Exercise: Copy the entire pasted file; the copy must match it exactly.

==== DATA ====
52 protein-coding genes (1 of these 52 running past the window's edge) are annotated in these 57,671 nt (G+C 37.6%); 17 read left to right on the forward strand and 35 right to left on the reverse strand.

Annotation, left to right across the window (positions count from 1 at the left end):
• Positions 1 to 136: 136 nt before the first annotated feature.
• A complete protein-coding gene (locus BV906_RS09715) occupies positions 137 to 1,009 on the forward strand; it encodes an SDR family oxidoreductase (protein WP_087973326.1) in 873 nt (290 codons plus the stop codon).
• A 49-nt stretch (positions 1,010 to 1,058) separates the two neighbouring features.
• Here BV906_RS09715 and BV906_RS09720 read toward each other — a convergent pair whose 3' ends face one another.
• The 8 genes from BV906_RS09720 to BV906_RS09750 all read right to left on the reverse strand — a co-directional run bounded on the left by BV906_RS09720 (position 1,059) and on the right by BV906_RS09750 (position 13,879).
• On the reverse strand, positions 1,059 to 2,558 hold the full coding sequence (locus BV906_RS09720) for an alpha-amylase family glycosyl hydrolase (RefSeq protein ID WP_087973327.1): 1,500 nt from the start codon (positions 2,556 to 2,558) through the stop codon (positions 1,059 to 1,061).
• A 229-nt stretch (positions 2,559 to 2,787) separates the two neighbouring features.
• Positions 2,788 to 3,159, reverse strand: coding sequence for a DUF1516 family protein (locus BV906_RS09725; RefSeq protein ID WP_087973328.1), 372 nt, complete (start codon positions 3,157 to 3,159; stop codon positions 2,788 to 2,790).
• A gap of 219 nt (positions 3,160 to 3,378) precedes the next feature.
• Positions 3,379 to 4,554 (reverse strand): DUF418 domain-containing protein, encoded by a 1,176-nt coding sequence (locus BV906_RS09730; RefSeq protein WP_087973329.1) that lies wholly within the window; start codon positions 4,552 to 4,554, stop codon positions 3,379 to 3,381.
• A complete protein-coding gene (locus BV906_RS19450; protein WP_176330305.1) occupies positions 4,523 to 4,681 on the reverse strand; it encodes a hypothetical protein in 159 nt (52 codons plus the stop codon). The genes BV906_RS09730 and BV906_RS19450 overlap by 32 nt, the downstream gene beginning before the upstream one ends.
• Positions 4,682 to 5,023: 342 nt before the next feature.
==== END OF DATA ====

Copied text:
52 protein-coding genes (1 of these 52 running past the window's edge) are annotated in these 57,671 nt (G+C 37.6%); 17 read left to right on the forward strand and 35 right to left on the reverse strand.

Annotation, left to right across the window (positions count from 1 at the left end):
• Positions 1 to 136: 136 nt before the first annotated feature.
• A complete protein-coding gene (locus BV906_RS09715) occupies positions 137 to 1,009 on the forward strand; it encodes an SDR family oxidoreductase (protein WP_087973326.1) in 873 nt (290 codons plus the stop codon).
• A 49-nt stretch (positions 1,010 to 1,058) separates the two neighbouring features.
• Here BV906_RS09715 and BV906_RS09720 read toward each other — a convergent pair whose 3' ends face one another.
• The 8 genes from BV906_RS09720 to BV906_RS09750 all read right to left on the reverse strand — a co-directional run bounded on the left by BV906_RS09720 (position 1,059) and on the right by BV906_RS09750 (position 13,879).
• On the reverse strand, positions 1,059 to 2,558 hold the full coding sequence (locus BV906_RS09720) for an alpha-amylase family glycosyl hydrolase (RefSeq protein ID WP_087973327.1): 1,500 nt from the start codon (positions 2,556 to 2,558) through the stop codon (positions 1,059 to 1,061).
• A 229-nt stretch (positions 2,559 to 2,787) separates the two neighbouring features.
• Positions 2,788 to 3,159, reverse strand: coding sequence for a DUF1516 family protein (locus BV906_RS09725; RefSeq protein ID WP_087973328.1), 372 nt, complete (start codon positions 3,157 to 3,159; stop codon positions 2,788 to 2,790).
• A gap of 219 nt (positions 3,160 to 3,378) precedes the next feature.
• Positions 3,379 to 4,554 (reverse strand): DUF418 domain-containing protein, encoded by a 1,176-nt coding sequence (locus BV906_RS09730; RefSeq protein WP_087973329.1) that lies wholly within the window; start codon positions 4,552 to 4,554, stop codon positions 3,379 to 3,381.
• A complete protein-coding gene (locus BV906_RS19450; protein WP_176330305.1) occupies positions 4,523 to 4,681 on the reverse strand; it encodes a hypothetical protein in 159 nt (52 codons plus the stop codon). The genes BV906_RS09730 and BV906_RS19450 overlap by 32 nt, the downstream gene beginning before the upstream one ends.
• Positions 4,682 to 5,023: 342 nt before the next feature.